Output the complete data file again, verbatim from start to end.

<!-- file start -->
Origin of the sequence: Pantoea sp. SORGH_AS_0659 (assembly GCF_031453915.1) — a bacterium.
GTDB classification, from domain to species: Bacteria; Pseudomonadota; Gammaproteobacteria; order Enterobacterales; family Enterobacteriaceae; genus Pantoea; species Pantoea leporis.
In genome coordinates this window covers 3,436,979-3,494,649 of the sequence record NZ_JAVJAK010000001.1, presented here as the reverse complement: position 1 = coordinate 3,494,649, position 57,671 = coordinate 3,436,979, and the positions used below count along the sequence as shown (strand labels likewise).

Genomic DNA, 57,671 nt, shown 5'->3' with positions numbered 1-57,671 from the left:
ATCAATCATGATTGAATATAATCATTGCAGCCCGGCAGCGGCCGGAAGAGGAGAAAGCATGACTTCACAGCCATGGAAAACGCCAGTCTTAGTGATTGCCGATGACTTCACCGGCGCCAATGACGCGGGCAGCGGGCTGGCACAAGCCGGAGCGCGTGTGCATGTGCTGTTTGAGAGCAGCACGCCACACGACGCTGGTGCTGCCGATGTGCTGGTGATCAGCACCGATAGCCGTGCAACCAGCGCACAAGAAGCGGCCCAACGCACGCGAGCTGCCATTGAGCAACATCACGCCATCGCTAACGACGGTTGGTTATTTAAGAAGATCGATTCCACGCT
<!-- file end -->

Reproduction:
Origin of the sequence: Pantoea sp. SORGH_AS_0659 (assembly GCF_031453915.1) — a bacterium.
GTDB classification, from domain to species: Bacteria; Pseudomonadota; Gammaproteobacteria; order Enterobacterales; family Enterobacteriaceae; genus Pantoea; species Pantoea leporis.
In genome coordinates this window covers 3,436,979-3,494,649 of the sequence record NZ_JAVJAK010000001.1, presented here as the reverse complement: position 1 = coordinate 3,494,649, position 57,671 = coordinate 3,436,979, and the positions used below count along the sequence as shown (strand labels likewise).

Genomic DNA, 57,671 nt, shown 5'->3' with positions numbered 1-57,671 from the left:
ATCAATCATGATTGAATATAATCATTGCAGCCCGGCAGCGGCCGGAAGAGGAGAAAGCATGACTTCACAGCCATGGAAAACGCCAGTCTTAGTGATTGCCGATGACTTCACCGGCGCCAATGACGCGGGCAGCGGGCTGGCACAAGCCGGAGCGCGTGTGCATGTGCTGTTTGAGAGCAGCACGCCACACGACGCTGGTGCTGCCGATGTGCTGGTGATCAGCACCGATAGCCGTGCAACCAGCGCACAAGAAGCGGCCCAACGCACGCGAGCTGCCATTGAGCAACATCACGCCATCGCTAACGACGGTTGGTTATTTAAGAAGATCGATTCCACGCT